What is the secret to a successful ICO? What’s the one thing you definitely need to know to make sure your blockchain project will achieve world domination – but that no one is telling you?
Hold your breath…
There isn’t one.
Others may disagree with me. In fact, they quite obviously do – a quick Google search reveals dozens or even hundreds of supposed “secrets” to successful blockchain startups that are spilled all over the web.
Some are fundamental like:
- Doing an ICO
- Not doing an ICO
Some “secrets” address the underlying platform, such as:
- Using Ethereum (Stellar, NEO, EOS, Waves) as a platform
- Developing your own platform
Some “secrets” are supposedly to be found in the marketing and PR sphere:
- Spending lots of money with an expensive PR firm
- Doing grassroots marketing on Bitcointalk, Reddit and Twitter
- Targeting experienced blockchain investors
- Targeting conventional (fiat) investors
The business of whitepaper writing is full of “secrets” too (don’t say we didn’t tell you):
- Writing the whitepaper yourself
- Having experts write your whitepaper
- Having the best graphics design in (crypto-)town
- Not bothering with design at all (Satoshi didn’t, did he?)
- Having the whitepaper translated into Chinese, Russian, Spanish, German, Swahili, Mongolian, and Medieval Latin
- Not bothering with whitepaper translation at all
And, of course, the books of law hold many “secrets” as well:
- Getting licensed by regulatory authorities
- Staying away from anything regulatory
- Incorporating in Singapore (Switzerland, UAE, Gibraltar)
- Not incorporating at all
And the “secret” to an excellent team is:
- Focusing on getting conventional industry experts on board of your startup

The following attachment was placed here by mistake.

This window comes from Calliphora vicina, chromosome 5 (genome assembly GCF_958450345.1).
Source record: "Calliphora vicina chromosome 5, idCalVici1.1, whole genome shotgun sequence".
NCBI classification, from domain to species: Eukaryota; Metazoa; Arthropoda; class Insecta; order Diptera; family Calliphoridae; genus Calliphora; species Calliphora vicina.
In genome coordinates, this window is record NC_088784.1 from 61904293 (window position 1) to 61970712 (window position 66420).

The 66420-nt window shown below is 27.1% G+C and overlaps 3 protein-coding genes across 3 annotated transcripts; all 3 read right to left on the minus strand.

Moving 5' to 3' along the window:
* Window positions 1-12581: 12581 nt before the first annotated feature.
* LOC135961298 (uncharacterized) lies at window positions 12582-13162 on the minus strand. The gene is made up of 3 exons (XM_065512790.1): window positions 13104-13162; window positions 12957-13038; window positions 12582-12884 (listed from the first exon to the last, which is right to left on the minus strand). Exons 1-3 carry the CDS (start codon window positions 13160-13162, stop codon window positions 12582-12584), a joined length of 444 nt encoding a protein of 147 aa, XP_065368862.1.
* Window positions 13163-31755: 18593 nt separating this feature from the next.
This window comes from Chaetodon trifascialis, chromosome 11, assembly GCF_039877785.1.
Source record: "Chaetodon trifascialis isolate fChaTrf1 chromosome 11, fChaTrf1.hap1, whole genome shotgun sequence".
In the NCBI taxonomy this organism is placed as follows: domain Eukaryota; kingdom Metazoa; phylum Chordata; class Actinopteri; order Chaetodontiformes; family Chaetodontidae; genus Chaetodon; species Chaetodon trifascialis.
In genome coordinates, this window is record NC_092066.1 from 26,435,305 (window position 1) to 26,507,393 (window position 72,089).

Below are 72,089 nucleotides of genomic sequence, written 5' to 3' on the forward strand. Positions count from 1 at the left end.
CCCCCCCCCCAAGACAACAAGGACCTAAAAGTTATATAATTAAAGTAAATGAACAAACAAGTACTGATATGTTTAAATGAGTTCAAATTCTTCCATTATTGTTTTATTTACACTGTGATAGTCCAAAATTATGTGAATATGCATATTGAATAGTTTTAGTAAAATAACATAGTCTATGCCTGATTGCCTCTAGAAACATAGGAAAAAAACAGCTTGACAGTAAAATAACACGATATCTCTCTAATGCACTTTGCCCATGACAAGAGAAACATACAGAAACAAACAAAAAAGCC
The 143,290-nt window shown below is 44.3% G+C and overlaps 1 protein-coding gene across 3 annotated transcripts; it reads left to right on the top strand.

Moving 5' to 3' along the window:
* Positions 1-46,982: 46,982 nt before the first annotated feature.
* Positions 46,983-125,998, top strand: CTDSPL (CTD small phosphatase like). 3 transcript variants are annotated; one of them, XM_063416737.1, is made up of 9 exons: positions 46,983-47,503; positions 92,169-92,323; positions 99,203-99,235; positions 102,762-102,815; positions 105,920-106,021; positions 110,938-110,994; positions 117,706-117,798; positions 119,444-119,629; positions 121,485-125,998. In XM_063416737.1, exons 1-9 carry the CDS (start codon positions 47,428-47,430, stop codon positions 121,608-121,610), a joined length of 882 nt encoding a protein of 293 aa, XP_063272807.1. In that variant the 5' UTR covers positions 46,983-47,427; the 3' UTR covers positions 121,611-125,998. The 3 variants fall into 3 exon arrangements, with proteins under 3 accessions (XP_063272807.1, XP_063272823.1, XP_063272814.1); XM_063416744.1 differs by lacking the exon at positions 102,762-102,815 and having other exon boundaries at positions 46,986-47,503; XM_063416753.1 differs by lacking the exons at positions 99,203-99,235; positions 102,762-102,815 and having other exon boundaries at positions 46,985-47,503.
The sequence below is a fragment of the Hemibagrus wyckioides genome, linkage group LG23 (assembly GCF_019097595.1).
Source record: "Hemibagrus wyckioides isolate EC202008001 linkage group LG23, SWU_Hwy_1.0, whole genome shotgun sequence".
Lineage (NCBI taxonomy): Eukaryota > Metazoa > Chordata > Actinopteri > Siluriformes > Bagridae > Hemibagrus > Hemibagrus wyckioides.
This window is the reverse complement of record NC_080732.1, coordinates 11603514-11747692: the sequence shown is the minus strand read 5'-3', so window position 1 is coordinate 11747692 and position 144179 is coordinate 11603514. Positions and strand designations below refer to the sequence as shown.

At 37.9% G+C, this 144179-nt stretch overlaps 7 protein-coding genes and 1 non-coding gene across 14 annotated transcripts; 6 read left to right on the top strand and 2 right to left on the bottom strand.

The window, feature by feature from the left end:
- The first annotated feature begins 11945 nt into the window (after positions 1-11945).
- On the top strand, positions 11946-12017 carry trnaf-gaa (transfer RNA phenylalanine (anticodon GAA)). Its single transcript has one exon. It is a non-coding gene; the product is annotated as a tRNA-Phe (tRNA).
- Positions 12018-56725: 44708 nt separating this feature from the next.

- Focusing on getting blockchain experts on board of your startup
And now the juicy business “secrets”:
- Having a prototype ready upon ICO launch
- Having a fully functional platform ready upon ICO launch
- Not bothering with a product or prototype until you’ve secured a couple of million USD in funding
- Having the fastest time-to-market
- Taking your time to polish your product, and letting others make the first mistakes
You’ve probably guessed it: None of those are actual secrets. They are opinions, approaches based on sufficient or insufficient experience, or expressions of the writer’s own hidden agenda. Of course, promising to reveal a secret always makes for a good headline (read: clickbait). Even more or less reputable outlets such as Forbes reveal so-called secrets with ill-mannered, annoying frequency (they give one away every couple of days, it seems, without ever running out of them).
Any of us would be all too happy to find a little-known shortcut to success, and because blockchain is such a new field – and a bit obscure to many due to its heavily technological roots – we are especially prone to believing that such a shortcut exists in the blockchain world. Like a pot of gold at the end of the rainbow, El Dorado in the uncharted territories of the South American jungle, or a worm hole in the delta quadrant.
But the truth is, blockchain, like other branches of tech, is not uncharted territory anymore. People have been looking for loopholes to success for close to 10 years now, and while sometimes someone still discovers a shortcut through rough terrain, they do so largely because they have put in the work: Learned the technology, drafted a solid concept, assembled a competent team, hustled for capital, and finally succeeded. No secrets in that.
So, the next time someone promises to tell you the secret to blockchain success, ask yourself: If it really was the quick-and-easy key to riches – why would they give it away for free?
(The only exception being ourselves, of course – we are adamant that the secret to blockchain success is a good whitepaper. Or wait: Seems like we haven’t kept that secret secret enough. Damn.)